View answer

Darren O'Rourke

Question:

53. Deputy Darren O'Rourke asked the Minister for Transport the public transport services available in Skryne, County Meath; the frequency of these services; his plans to improve these services; and if he will make a statement on the matter. [7841/21]

View answer

Darren O'Rourke

Question:

54. Deputy Darren O'Rourke asked the Minister for Transport the public transport services available in Kilcloon, County Meath; the frequency of these services; his plans to improve these services; and if he will make a statement on the matter. [7842/21]

View answer

Written answers (Question to Transport)

I propose to take Questions Nos. 50 to 54, inclusive, together.

As Minister for Transport, I have responsibility for policy and overall funding in relation to public transport. However, I am not involved in the day-to-day operations of public transport.

The National Transport Authority (NTA) has statutory responsibility for securing the provision of public passenger transport services nationally and for the scheduling of these services. Therefore, the issues raised are a matter for the NTA, and I have forwarded the Deputy's questions to the Authority for direct reply.

Please advise my private office if you do not receive a response within ten working days.

Road Network

Questions (55)

Brendan Smith

Question:

55. Deputy Brendan Smith asked the Minister for Transport when he plans to make the allocations to local authorities in respect of the 2021 non-national roads programme; if he will ensure a substantial increase in the allocations to Cavan and Monaghan county councils in view of the particular importance of the road network in both counties; and if he will make a statement on the matter. [7843/21]

View answer

Written answers (Question to Transport)

The improvement and maintenance of regional and local roads is the statutory responsibility of each local authority in accordance with the provisions of Section 13 of the Roads Act 1993. Works on those roads are funded from local authorities' own resources supplemented by State road grants.

Following the publication of the Revised Estimates Volume (REV), the allocation for regional and local roads in 2021 is €555 million approximately - €46m Current and €509m Capital.

My objective will be to allocate funding to eligible local authorities on as equitable a basis as possible taking the length of the road network and traffic factors into account. The main focus of the grants will continue to be maintenance and renewal of the regional and local road network.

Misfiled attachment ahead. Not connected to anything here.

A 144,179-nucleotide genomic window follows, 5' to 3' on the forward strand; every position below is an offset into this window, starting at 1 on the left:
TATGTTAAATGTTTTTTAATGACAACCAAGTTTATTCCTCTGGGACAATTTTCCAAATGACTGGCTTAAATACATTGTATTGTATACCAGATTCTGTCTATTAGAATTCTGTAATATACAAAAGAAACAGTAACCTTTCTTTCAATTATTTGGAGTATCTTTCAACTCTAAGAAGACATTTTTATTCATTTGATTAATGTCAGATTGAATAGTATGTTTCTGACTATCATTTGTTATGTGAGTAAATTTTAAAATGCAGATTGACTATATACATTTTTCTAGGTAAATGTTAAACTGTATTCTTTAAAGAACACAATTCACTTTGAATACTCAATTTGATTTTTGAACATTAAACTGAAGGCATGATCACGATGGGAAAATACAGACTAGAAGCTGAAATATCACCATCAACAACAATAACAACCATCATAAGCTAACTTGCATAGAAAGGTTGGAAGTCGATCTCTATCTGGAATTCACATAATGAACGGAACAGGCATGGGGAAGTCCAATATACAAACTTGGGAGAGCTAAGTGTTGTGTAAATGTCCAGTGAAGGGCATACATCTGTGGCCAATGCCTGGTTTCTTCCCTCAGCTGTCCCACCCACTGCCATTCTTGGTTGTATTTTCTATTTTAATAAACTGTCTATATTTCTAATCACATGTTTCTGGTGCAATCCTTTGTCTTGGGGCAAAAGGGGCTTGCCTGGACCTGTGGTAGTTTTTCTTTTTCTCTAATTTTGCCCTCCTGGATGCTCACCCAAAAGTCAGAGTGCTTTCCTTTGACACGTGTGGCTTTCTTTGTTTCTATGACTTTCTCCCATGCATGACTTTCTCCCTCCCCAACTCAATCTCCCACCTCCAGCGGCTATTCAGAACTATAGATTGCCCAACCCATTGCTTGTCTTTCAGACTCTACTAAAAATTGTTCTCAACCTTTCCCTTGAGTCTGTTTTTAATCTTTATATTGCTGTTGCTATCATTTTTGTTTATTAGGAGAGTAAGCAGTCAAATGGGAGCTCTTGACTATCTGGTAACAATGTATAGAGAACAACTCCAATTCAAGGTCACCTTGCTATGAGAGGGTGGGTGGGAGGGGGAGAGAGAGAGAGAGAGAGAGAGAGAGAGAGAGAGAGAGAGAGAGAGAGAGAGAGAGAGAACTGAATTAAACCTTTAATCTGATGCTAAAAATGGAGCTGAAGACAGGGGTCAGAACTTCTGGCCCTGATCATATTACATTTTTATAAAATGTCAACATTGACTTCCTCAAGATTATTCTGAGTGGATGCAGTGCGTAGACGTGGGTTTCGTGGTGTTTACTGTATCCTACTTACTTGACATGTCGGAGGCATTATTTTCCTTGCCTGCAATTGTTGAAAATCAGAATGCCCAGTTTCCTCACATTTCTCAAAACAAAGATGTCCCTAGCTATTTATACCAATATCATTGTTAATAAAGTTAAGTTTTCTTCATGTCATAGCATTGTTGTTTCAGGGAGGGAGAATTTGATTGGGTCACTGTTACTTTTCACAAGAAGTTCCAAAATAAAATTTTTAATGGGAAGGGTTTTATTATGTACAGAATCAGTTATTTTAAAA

Grant allocations for 2021 are being notified to local authorities this week.

Covid-19 Pandemic Supports

Questions (56)

John Paul Phelan

Question:

56. Deputy John Paul Phelan asked the Minister for Finance if the CRSS will be extended beyond 31 March 2021 if Covid restrictions remain in place; and if he will make a statement on the matter. [7490/21]

View answer

Written answers (Question to Finance)

The CRSS is a targeted support for businesses significantly impacted by restrictions introduced by the Government under public health regulations to combat the effects of the Covid-19 pandemic. The support is available to companies, self-employed individuals and partnerships who carry on a trade or trading activities, the profits from which are chargeable to tax under Case I of Schedule D, from a business premises located in a region subject to restrictions introduced in line with the Living with Covid-19 Plan.

Details of CRSS are set out in Finance Act 2020 and detailed operational guidelines, which are based on the terms and conditions of the scheme as set out in the legislation, have been published on the Revenue website at: https://www.revenue.ie/en/corporate/press-office/budget-information/2021/crss-guidelines.pdf

The CRSS is just one of the Government’s supports to assist businesses impacted by COVID-19. Businesses who are not eligible for CRSS may be entitled to alternative supports put in place by the Government, including the COVID Pandemic Unemployment Payment (PUP), the Employment Wage Subsidy Scheme (EWSS) and the Tourism Business Continuity Scheme. Businesses may also be eligibleunder the Debt Warehousing Scheme to ‘park’ certain VAT and PAYE (Employer) liabilities, excess payments received under the Temporary Wage Subsidy Scheme (TWSS), outstanding balances of self-assessed Income Tax for 2019 and Preliminary Tax for 2020.

The legislation provides that the Scheme will run to 31 March 2021 but may be extended by Ministerial Order (subject to Dáil approval) but not later than 31 December 2021.

I will continue to work with Ministerial colleagues to ensure that appropriate supports are in place to mitigate the effects of the Covid-19 pandemic on the economy and in the coming weeks a further assessment will be made, in accordance with the legislation, with a view to determining whether to extend the Covid Restrictions Support Scheme beyond the statutory end date of 31 March 2021.

Covid-19 Pandemic Supports

Questions (57, 65)

John Paul Phelan

Question:

57. Deputy John Paul Phelan asked the Minister for Finance his plans to extend the stay and spend scheme into 2021 to support the hospitality sector once Covid restrictions are lifted; and if he will make a statement on the matter. [7507/21]

View answer

Noel Grealish

Question:

65. Deputy Noel Grealish asked the Minister for Finance his plans to extend the largely unused stay and spend scheme to include takeaway food services from restaurants and businesses that are already registered providers; and if he will make a statement on the matter. [7504/21]